The Internet of Things - it's not just about the connectivity

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Recently, I had an opportunity to participate in an analyst briefing around the Internet of Things (IoT). During the review, a chart was shown to summarize the status of IoT projects in the manufacturing sector. I wasn’t surprised by the varying degree of “completeness” of IoT projects across this industry, but I was struck by a follow-up question regarding which vendors they plan to partner with over the next 12-24 months to execute projects in this space. That list was heavily slanted towards traditional telecommunications and network providers, without any real contenders in the analytics space. At first, I didn’t think much of it. One of the required steps in executing IoT projects is to connect your devices, and since many manufacturers are still in the early phases of planning and execution, I wasn’t really surprised.  However, after giving this chart additional thought, I started to wonder… is this really a function of the project lifecycle? Or does this tie back to a perception issue around IoT?

To help shape my perspective, I reached out to a few of my peers in this space to discuss their reaction to this question. Like most topics related to the Internet of Things, I received mixed opinions, but there did seem to be significant variation related to what IoT projects actually entail, which may shed some light on the responses to the survey question. During these discussions, I kept coming back to the question of “why” organizations are embracing IoT. I don’t think it is a stretch to assert that in almost all cases, it likely ties back to perceived benefits they will gain in terms of operational efficiency, cost reduction, competitive advantage, etc. So at the end of the day, IoT is not about the Internet or the Things, it’s about the data the things generate and how that data can be translated to VALUE!

IoT value come form actionalbe insightsSo if the end goal is to drive value, how is this actually achieved? With a disclaimer that my background is in asset performance management, I tend to break things down in terms of the basic building blocks of a condition monitoring system --- COLLECT > TRANSPORT > STORE > ANALYZE > VISUALIZE > DECIDE > ACT. It can be summarized in different ways, but I have always gravitated towards this definition because it is simple and shows the progression required to achieve full business value.  The collection, transport and storage of data is simply the beginning. It provides the foundational technology required to enter into the IoT arena, but by itself doesn’t help organizations achieve their goals. To achieve the positive outcomes desired, appropriate decisions and actions need to be taken. And decisions aren’t usually made from raw data!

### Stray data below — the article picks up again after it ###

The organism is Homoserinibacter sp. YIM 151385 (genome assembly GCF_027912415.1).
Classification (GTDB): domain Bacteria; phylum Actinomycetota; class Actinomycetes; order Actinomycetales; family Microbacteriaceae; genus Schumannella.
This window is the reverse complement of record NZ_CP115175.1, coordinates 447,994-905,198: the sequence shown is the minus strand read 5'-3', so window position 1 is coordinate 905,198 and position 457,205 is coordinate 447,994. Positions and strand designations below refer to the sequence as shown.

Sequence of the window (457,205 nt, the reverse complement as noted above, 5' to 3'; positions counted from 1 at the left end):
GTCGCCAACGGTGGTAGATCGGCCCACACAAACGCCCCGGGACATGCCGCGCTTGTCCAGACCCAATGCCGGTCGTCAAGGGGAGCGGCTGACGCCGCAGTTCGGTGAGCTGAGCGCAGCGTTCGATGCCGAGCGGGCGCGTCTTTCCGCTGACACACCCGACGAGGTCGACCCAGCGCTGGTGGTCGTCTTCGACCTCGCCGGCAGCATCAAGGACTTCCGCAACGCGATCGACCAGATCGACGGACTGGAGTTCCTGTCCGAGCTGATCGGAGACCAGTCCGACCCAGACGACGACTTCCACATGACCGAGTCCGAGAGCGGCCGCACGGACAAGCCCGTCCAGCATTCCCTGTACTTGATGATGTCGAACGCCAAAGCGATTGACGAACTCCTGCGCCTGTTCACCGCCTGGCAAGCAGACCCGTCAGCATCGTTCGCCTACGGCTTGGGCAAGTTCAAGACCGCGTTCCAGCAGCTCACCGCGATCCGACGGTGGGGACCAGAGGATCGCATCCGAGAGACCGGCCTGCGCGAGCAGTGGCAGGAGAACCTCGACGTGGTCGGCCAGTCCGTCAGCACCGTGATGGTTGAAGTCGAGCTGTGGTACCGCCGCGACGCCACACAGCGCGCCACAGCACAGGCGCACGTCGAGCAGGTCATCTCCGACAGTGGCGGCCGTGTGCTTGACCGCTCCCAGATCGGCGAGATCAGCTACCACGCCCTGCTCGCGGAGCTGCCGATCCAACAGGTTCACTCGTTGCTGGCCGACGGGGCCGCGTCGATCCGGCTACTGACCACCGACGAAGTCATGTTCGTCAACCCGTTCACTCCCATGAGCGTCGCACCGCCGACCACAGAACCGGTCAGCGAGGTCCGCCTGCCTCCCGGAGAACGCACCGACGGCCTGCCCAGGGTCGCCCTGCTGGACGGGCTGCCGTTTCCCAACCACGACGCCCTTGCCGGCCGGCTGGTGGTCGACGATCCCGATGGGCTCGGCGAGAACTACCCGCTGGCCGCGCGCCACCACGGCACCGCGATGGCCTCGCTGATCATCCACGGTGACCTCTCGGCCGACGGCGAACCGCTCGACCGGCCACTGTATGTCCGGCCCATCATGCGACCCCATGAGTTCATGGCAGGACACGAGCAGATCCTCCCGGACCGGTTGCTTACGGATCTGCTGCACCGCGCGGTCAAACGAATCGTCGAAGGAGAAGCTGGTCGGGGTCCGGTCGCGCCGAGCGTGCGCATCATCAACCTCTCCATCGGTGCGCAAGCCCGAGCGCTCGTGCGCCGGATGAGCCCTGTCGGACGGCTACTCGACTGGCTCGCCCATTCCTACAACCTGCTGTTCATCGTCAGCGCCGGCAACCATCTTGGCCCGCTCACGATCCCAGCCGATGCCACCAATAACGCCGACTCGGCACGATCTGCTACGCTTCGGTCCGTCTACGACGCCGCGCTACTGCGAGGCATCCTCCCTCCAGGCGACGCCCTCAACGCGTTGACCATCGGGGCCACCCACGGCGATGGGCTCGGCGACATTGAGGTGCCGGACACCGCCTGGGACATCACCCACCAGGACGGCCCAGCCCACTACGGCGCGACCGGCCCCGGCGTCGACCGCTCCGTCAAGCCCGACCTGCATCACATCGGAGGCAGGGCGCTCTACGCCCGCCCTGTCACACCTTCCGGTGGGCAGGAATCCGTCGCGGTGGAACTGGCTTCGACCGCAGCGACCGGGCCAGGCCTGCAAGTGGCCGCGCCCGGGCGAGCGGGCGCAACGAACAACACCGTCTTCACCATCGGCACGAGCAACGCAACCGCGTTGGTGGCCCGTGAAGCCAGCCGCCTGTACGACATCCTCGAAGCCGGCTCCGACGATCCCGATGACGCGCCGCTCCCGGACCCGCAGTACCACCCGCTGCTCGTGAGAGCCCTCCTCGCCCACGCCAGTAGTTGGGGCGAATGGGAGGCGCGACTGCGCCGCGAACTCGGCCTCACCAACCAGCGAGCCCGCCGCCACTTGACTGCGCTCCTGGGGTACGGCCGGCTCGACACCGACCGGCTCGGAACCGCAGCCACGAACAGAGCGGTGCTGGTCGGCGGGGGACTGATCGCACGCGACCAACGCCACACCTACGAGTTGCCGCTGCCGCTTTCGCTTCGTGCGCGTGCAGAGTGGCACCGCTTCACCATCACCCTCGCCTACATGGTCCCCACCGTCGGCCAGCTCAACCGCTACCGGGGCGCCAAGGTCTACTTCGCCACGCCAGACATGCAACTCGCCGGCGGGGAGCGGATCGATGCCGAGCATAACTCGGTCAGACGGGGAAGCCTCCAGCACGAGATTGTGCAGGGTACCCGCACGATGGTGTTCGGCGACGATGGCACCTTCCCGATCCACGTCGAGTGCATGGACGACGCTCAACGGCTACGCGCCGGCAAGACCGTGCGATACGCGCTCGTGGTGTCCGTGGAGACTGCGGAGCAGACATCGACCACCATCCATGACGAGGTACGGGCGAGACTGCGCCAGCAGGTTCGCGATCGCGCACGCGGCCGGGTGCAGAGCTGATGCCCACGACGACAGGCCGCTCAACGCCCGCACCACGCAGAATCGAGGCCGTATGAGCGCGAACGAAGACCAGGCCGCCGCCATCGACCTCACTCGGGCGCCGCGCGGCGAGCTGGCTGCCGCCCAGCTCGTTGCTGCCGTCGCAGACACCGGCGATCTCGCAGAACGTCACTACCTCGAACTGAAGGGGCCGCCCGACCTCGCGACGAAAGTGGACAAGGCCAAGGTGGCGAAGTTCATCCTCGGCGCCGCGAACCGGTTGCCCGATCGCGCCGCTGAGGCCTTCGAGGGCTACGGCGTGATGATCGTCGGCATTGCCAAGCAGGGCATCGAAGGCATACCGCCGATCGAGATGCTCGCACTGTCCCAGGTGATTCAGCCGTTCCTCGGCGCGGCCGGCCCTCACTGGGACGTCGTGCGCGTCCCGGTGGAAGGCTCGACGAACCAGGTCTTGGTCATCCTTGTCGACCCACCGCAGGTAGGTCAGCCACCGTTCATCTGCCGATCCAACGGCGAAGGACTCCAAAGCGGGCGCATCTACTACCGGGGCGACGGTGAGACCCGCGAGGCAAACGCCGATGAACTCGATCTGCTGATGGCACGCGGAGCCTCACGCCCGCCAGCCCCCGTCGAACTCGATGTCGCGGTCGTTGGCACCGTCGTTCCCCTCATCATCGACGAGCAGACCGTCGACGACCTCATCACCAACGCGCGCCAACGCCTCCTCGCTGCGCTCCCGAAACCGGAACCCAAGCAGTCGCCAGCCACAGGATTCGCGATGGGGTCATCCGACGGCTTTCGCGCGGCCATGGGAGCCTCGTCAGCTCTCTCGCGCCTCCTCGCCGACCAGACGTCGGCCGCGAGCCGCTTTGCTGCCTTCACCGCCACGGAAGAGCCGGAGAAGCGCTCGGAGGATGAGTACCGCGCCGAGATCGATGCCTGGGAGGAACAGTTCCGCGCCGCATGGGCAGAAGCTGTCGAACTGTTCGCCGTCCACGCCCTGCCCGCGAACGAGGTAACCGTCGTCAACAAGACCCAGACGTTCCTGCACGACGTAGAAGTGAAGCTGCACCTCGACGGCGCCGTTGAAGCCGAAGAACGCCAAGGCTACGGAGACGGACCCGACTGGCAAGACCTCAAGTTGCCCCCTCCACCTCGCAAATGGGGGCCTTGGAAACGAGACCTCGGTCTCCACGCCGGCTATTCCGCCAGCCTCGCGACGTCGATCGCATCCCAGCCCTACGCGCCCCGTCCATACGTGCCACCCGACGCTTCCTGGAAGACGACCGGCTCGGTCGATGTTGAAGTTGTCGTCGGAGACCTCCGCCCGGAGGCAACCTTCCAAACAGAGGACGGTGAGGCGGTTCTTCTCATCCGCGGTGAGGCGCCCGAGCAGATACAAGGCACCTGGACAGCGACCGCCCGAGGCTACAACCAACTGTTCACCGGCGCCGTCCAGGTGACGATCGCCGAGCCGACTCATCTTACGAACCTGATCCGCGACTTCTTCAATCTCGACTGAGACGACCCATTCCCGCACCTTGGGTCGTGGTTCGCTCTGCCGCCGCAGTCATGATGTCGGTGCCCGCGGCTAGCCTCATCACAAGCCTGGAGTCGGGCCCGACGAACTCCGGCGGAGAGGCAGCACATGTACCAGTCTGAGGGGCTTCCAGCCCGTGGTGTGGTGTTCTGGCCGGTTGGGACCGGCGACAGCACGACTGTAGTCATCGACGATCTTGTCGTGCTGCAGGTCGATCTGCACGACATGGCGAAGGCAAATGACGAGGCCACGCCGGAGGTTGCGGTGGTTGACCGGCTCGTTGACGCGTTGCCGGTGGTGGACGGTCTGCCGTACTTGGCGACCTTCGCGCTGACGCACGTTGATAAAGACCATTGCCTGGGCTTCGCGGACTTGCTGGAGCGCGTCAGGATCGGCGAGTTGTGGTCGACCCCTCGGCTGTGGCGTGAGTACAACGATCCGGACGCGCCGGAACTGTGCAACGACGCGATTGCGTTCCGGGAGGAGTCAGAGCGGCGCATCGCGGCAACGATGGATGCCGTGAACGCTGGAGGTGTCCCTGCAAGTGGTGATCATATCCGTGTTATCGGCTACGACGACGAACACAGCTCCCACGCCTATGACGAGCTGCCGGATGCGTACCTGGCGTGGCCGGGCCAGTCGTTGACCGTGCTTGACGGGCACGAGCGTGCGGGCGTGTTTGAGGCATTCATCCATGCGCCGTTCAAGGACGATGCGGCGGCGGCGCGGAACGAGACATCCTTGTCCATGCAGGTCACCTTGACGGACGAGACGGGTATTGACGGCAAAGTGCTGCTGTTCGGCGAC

During the SAS Global Forum 2015, Jim Davis, SAS Executive VP and CMO, argued we should be talking about the “Analytics of Things”. The premise is that organizations should be thinking not only about having devices connected and communicating to each other, but consider “why” they are talking to each other and what intelligence can be gained. Organizations need to ensure they are focused on evolving their storage and analytical platform strategies so they are positioned to take advantage of new, emerging data streams.

Looking at IoT projects from the life-cycle perspective may have shaped organization’s first response to the partnership question. I would assert that is a flawed viewpoint. Organizations should start with a value proposition that aligns to one of their business challenges or goals. Think about what information/insight is required to address it, and then work backwards to determine the required data to support that vision. Those organizations that embark on IoT with a data first mentality will likely suffer from increased storage costs, extended time to value and increased risk. So I challenge organizations to start with an analytical focus and align their data strategy to it… not the other way around.

Thoughts? Let the debate begin!

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About Author

Bryan Saunders

Sr. Industry Consultant

Bryan Saunders is a Senior Industry Consultant within the Manufacturing and Supply Chain Global Practice. Prior to joining SAS in 2014, Bryan spent 15 years at the General Electric Company in a variety of roles supporting manufacturing and quality solutions. He brings deep domain experience in equipment condition monitoring and reliability, having served as the Data Management and Analytics Engineering Manager for GE Power & Water business unit, supporting remote service delivery for the electric utility market. Bryan is a certified Six Sigma Black Belt and holds a BS in Mechanical Engineering from Virginia Polytechnic Institute and State University. Bryan and his wife, Jaclyn, live in Georgia with their three young children.

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